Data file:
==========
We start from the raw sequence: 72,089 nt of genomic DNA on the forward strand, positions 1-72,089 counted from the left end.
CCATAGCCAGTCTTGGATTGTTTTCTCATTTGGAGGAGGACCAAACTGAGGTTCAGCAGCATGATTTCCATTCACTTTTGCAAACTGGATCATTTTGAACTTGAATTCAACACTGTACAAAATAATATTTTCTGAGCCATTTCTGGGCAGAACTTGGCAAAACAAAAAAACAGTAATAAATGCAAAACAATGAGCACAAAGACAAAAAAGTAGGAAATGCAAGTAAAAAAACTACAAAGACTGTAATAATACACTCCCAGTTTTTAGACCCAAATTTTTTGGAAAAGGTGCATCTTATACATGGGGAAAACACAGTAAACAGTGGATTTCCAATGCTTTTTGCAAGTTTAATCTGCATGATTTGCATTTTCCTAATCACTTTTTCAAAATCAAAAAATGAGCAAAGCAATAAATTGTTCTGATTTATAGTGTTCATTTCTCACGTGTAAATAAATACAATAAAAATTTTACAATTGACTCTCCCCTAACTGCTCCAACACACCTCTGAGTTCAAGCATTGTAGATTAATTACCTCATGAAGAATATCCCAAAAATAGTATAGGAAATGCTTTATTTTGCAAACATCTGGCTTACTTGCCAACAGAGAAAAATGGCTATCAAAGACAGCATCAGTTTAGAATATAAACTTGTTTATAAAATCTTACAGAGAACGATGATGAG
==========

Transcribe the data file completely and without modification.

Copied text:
We start from the raw sequence: 72,089 nt of genomic DNA on the forward strand, positions 1-72,089 counted from the left end.
CCATAGCCAGTCTTGGATTGTTTTCTCATTTGGAGGAGGACCAAACTGAGGTTCAGCAGCATGATTTCCATTCACTTTTGCAAACTGGATCATTTTGAACTTGAATTCAACACTGTACAAAATAATATTTTCTGAGCCATTTCTGGGCAGAACTTGGCAAAACAAAAAAACAGTAATAAATGCAAAACAATGAGCACAAAGACAAAAAAGTAGGAAATGCAAGTAAAAAAACTACAAAGACTGTAATAATACACTCCCAGTTTTTAGACCCAAATTTTTTGGAAAAGGTGCATCTTATACATGGGGAAAACACAGTAAACAGTGGATTTCCAATGCTTTTTGCAAGTTTAATCTGCATGATTTGCATTTTCCTAATCACTTTTTCAAAATCAAAAAATGAGCAAAGCAATAAATTGTTCTGATTTATAGTGTTCATTTCTCACGTGTAAATAAATACAATAAAAATTTTACAATTGACTCTCCCCTAACTGCTCCAACACACCTCTGAGTTCAAGCATTGTAGATTAATTACCTCATGAAGAATATCCCAAAAATAGTATAGGAAATGCTTTATTTTGCAAACATCTGGCTTACTTGCCAACAGAGAAAAATGGCTATCAAAGACAGCATCAGTTTAGAATATAAACTTGTTTATAAAATCTTACAGAGAACGATGATGAG